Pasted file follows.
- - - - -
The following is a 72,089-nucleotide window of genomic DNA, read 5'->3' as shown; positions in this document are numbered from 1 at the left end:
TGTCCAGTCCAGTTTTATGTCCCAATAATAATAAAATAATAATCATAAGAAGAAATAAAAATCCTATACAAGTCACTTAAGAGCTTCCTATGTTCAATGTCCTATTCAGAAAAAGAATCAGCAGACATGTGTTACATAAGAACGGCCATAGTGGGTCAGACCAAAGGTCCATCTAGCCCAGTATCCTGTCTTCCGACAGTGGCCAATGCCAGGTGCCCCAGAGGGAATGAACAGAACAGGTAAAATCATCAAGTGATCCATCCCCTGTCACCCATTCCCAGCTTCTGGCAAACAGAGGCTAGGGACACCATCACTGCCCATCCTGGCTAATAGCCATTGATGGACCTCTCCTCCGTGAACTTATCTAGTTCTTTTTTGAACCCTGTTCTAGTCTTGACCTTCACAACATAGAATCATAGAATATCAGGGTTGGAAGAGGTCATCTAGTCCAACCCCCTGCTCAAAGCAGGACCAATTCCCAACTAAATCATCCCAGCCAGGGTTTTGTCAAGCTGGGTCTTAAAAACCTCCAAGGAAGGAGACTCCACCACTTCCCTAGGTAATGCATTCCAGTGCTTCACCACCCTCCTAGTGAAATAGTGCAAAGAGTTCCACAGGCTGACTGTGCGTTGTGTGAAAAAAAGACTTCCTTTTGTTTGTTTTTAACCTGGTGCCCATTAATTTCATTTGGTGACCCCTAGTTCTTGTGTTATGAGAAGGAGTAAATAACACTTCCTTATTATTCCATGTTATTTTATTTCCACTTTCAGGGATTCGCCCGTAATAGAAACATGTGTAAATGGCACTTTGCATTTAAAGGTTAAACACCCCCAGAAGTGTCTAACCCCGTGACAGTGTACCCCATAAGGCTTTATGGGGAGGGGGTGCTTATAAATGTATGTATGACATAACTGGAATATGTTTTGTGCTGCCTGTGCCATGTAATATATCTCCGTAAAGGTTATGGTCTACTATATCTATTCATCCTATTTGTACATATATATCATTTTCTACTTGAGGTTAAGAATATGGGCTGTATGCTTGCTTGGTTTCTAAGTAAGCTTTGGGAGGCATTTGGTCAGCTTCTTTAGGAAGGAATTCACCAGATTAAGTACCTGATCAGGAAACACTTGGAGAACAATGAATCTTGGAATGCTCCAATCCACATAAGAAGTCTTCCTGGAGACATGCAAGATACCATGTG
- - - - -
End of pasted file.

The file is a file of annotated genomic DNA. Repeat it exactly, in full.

The following is a 72,089-nucleotide window of genomic DNA, read 5'->3' as shown; positions in this document are numbered from 1 at the left end:
TGTCCAGTCCAGTTTTATGTCCCAATAATAATAAAATAATAATCATAAGAAGAAATAAAAATCCTATACAAGTCACTTAAGAGCTTCCTATGTTCAATGTCCTATTCAGAAAAAGAATCAGCAGACATGTGTTACATAAGAACGGCCATAGTGGGTCAGACCAAAGGTCCATCTAGCCCAGTATCCTGTCTTCCGACAGTGGCCAATGCCAGGTGCCCCAGAGGGAATGAACAGAACAGGTAAAATCATCAAGTGATCCATCCCCTGTCACCCATTCCCAGCTTCTGGCAAACAGAGGCTAGGGACACCATCACTGCCCATCCTGGCTAATAGCCATTGATGGACCTCTCCTCCGTGAACTTATCTAGTTCTTTTTTGAACCCTGTTCTAGTCTTGACCTTCACAACATAGAATCATAGAATATCAGGGTTGGAAGAGGTCATCTAGTCCAACCCCCTGCTCAAAGCAGGACCAATTCCCAACTAAATCATCCCAGCCAGGGTTTTGTCAAGCTGGGTCTTAAAAACCTCCAAGGAAGGAGACTCCACCACTTCCCTAGGTAATGCATTCCAGTGCTTCACCACCCTCCTAGTGAAATAGTGCAAAGAGTTCCACAGGCTGACTGTGCGTTGTGTGAAAAAAAGACTTCCTTTTGTTTGTTTTTAACCTGGTGCCCATTAATTTCATTTGGTGACCCCTAGTTCTTGTGTTATGAGAAGGAGTAAATAACACTTCCTTATTATTCCATGTTATTTTATTTCCACTTTCAGGGATTCGCCCGTAATAGAAACATGTGTAAATGGCACTTTGCATTTAAAGGTTAAACACCCCCAGAAGTGTCTAACCCCGTGACAGTGTACCCCATAAGGCTTTATGGGGAGGGGGTGCTTATAAATGTATGTATGACATAACTGGAATATGTTTTGTGCTGCCTGTGCCATGTAATATATCTCCGTAAAGGTTATGGTCTACTATATCTATTCATCCTATTTGTACATATATATCATTTTCTACTTGAGGTTAAGAATATGGGCTGTATGCTTGCTTGGTTTCTAAGTAAGCTTTGGGAGGCATTTGGTCAGCTTCTTTAGGAAGGAATTCACCAGATTAAGTACCTGATCAGGAAACACTTGGAGAACAATGAATCTTGGAATGCTCCAATCCACATAAGAAGTCTTCCTGGAGACATGCAAGATACCATGTG